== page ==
Now a family medicine physician, Bouchard serves at a UNM Sandoval Regional Medical Center (SRMC) primary care clinic, and as of January 18 of this year, as medical director for the family medicine clinic. Working in a smaller community was not the vision Bouchard once had for himself.

“I pictured something more like the main hospital or a larger clinic, but as it turns out I think it's been the biggest blessing.  I feel like I'm actually serving the community that I'm in and really making a true difference for people.”

One aspect of making that difference is providing new and much-needed types of care to patients who previously did not have access. Prenatal care, for example, is one of the formerly unavailable services that Bouchard’s clinic has introduced into the community, along with higher numbers of procedures for pediatric patients. In the tight-knit community, Bouchard rests easy knowing that his patients will be prioritized for his care, and that even if he isn’t available, his patients will likely be seen by a familiar face, someone they’ve seen around the clinic providing care to other patients.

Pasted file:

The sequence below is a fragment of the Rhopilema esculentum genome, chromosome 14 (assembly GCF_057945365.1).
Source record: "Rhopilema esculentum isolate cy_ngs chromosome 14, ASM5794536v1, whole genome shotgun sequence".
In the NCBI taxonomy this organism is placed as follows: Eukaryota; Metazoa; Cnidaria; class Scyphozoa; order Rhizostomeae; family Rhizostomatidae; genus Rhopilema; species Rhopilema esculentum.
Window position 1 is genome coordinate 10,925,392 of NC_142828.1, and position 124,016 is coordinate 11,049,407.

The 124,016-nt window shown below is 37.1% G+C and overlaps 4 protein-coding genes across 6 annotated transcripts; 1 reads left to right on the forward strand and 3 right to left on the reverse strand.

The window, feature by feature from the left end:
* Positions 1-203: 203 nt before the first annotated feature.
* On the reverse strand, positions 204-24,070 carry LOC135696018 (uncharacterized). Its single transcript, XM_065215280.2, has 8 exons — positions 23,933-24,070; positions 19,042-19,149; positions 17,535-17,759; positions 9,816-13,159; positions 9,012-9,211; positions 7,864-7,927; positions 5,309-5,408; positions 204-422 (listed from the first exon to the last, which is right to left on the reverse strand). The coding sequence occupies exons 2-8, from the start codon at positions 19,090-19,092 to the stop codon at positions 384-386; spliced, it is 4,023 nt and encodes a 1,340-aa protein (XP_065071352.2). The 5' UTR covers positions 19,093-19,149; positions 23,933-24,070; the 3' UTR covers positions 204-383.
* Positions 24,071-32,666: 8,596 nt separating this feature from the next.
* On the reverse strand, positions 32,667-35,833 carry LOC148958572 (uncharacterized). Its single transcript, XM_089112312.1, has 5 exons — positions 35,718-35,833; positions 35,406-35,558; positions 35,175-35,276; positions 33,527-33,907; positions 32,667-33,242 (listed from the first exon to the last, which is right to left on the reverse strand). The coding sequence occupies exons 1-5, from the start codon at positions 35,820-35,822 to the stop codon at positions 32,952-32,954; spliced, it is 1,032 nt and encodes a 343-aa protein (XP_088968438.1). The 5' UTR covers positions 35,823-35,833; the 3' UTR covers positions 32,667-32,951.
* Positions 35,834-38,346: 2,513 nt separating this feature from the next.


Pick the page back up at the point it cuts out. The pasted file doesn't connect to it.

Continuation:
“SRMC has always been very supportive and a very collegial place to work. Everyone has a very close working relationship. I've met most of our specialists in person and they're very happy to take my random calls and questions about patients,” Bouchard said. “I think we all have a common goal of just wanting to do the best care that we can for our patients.”


After medical school at the University of Colorado, Saavedra matched for residency at UNM and found that working here was a great fit.

“The bariatric team here is fantastic. We have a great multidisciplinary group to take care of patients, and it's always great to work with them.”

As his career progressed, Saavedra was still fueled by that same early childhood desire – to help his patients live better lives. In particular it’s the post operative clinics, getting to see people progress and heal and genuinely improve and change their lives, that makes Saavedra feel like he’s actually made a difference in the world.